During our one week of beautiful spring I painted sashes of windows that didn’t get painted in the fall. A lot of time has passed since shopping for those windows, and time has given me the opportunity to grade my choices. Most were right on, unfortunately even those decisions that were made quickly with a foreboding sense of “oh well, most likely this will cause me distress later.”
Time also has given me the opportunity to wonder once again why I am continuing to write the Tower saga. Sometimes it is torture. What I write seems so dry. My mind is bubbling with other stories to write: falling down the steps and dislocating my finger; my cousin’s wedding at the Hotel Pierre; life in the sixties compared to life when you are in your sixties; thoughts on my America.
Then, last night as I struggled with Tower #11, I realized that building this addition with Lee has been anything but dull. The year has been an incredibly rich, creative and romantic adventure. We’ve been frustrated together, aggravated with each other, physically and mentally exhausted though not necessarily together, ready to run away from each other.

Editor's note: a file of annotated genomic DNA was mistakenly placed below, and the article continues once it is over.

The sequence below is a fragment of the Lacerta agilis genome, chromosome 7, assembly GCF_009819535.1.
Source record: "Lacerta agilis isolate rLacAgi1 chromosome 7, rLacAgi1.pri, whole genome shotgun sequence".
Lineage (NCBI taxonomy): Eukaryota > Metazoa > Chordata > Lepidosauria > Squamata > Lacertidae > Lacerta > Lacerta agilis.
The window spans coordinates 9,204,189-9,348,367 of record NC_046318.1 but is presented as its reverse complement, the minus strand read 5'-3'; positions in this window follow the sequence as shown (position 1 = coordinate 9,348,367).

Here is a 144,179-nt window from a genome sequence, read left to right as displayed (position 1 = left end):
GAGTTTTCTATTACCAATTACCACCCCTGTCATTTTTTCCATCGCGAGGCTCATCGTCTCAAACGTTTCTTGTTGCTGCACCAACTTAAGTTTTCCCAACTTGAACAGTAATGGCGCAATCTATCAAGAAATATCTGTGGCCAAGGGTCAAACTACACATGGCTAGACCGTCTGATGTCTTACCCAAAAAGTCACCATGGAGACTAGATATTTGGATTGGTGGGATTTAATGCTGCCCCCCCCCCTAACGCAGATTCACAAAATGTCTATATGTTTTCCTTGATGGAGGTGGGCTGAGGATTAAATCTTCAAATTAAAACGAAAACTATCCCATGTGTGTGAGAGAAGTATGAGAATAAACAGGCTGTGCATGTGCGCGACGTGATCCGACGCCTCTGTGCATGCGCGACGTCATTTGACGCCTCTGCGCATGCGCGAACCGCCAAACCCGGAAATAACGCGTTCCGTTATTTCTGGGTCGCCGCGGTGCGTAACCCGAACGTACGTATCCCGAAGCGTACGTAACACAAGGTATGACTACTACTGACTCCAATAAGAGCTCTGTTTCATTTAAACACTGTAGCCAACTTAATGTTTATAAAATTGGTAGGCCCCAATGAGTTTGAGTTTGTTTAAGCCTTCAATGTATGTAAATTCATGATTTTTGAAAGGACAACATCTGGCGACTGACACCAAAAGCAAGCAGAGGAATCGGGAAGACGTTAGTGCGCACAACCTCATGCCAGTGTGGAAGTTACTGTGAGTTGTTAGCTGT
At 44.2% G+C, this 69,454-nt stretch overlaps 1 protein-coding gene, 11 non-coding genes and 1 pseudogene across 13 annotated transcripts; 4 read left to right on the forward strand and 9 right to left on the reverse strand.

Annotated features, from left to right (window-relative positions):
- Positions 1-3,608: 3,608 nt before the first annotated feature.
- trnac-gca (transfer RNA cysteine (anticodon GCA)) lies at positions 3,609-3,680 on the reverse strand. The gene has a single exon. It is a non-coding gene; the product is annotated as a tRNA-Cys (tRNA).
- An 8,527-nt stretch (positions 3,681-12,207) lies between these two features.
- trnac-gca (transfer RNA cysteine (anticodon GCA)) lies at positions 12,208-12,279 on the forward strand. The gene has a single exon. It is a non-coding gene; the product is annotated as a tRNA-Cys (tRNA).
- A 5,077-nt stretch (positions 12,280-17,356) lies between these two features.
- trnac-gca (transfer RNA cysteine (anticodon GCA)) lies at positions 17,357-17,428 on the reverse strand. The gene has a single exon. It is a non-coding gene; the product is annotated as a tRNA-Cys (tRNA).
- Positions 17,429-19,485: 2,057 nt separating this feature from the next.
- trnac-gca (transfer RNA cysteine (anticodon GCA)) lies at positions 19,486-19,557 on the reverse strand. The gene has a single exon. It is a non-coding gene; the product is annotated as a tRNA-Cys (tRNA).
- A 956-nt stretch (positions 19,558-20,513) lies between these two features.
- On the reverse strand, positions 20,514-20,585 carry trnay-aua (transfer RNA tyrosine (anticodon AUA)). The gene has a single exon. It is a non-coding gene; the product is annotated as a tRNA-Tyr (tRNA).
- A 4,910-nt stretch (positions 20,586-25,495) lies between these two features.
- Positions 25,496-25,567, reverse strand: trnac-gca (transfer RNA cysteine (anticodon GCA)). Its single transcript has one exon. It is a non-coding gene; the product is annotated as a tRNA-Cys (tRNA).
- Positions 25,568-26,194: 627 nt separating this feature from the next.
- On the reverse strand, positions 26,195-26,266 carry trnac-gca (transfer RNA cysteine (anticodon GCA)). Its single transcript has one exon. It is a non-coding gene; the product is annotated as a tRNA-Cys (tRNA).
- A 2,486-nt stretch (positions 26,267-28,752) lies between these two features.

But we’ve also had an almost sinful amount of fun and have celebrated our happiness over and over. We’ve made it through a large, long project, one that often severs relationships, and we’ve come out stronger, more committed, more convinced.
The Tower saga has been an exercise that seems to plod along. Hopefully when completed it will be an interesting read for those who were involved, and perhaps for some who weren’t. My enthusiasm ebbs and wanes. I am pleasantly surprised by the evolution of the individual chapters, how often they change course and turn into essays on something else. That said, at this very moment I just want to get it done – and that applies as much to finishing the house as to writing about it. Lee has told me that he will suffer the depths of my lows about the house and everything else, as long as he can share the peaks of my highs, which is really quite dear. My moods are something like New England weather.